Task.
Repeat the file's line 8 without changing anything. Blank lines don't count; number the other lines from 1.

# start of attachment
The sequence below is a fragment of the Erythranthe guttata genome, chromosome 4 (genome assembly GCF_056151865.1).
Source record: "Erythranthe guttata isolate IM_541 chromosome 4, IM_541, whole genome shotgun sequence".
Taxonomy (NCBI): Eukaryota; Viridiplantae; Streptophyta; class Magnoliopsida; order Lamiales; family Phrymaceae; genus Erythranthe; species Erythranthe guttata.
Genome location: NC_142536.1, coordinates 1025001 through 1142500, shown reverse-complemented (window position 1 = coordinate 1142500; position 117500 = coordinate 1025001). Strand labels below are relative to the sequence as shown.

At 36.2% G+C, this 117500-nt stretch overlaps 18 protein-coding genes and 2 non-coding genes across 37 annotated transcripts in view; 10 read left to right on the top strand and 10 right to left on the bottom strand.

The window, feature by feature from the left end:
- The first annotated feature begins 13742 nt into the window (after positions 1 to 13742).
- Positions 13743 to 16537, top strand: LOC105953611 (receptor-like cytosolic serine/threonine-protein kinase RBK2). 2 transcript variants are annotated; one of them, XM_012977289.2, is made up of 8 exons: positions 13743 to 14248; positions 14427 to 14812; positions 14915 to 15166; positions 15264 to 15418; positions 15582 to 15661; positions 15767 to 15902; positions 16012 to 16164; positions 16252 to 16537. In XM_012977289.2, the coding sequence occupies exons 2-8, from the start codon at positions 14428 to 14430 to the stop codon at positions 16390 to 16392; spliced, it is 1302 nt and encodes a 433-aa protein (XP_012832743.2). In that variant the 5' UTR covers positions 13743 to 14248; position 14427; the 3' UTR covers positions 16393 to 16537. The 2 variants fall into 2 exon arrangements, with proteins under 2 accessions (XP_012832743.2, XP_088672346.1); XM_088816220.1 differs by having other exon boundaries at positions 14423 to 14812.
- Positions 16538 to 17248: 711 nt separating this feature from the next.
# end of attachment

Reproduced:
- Positions 13743 to 16537, top strand: LOC105953611 (receptor-like cytosolic serine/threonine-protein kinase RBK2). 2 transcript variants are annotated; one of them, XM_012977289.2, is made up of 8 exons: positions 13743 to 14248; positions 14427 to 14812; positions 14915 to 15166; positions 15264 to 15418; positions 15582 to 15661; positions 15767 to 15902; positions 16012 to 16164; positions 16252 to 16537. In XM_012977289.2, the coding sequence occupies exons 2-8, from the start codon at positions 14428 to 14430 to the stop codon at positions 16390 to 16392; spliced, it is 1302 nt and encodes a 433-aa protein (XP_012832743.2). In that variant the 5' UTR covers positions 13743 to 14248; position 14427; the 3' UTR covers positions 16393 to 16537. The 2 variants fall into 2 exon arrangements, with proteins under 2 accessions (XP_012832743.2, XP_088672346.1); XM_088816220.1 differs by having other exon boundaries at positions 14423 to 14812.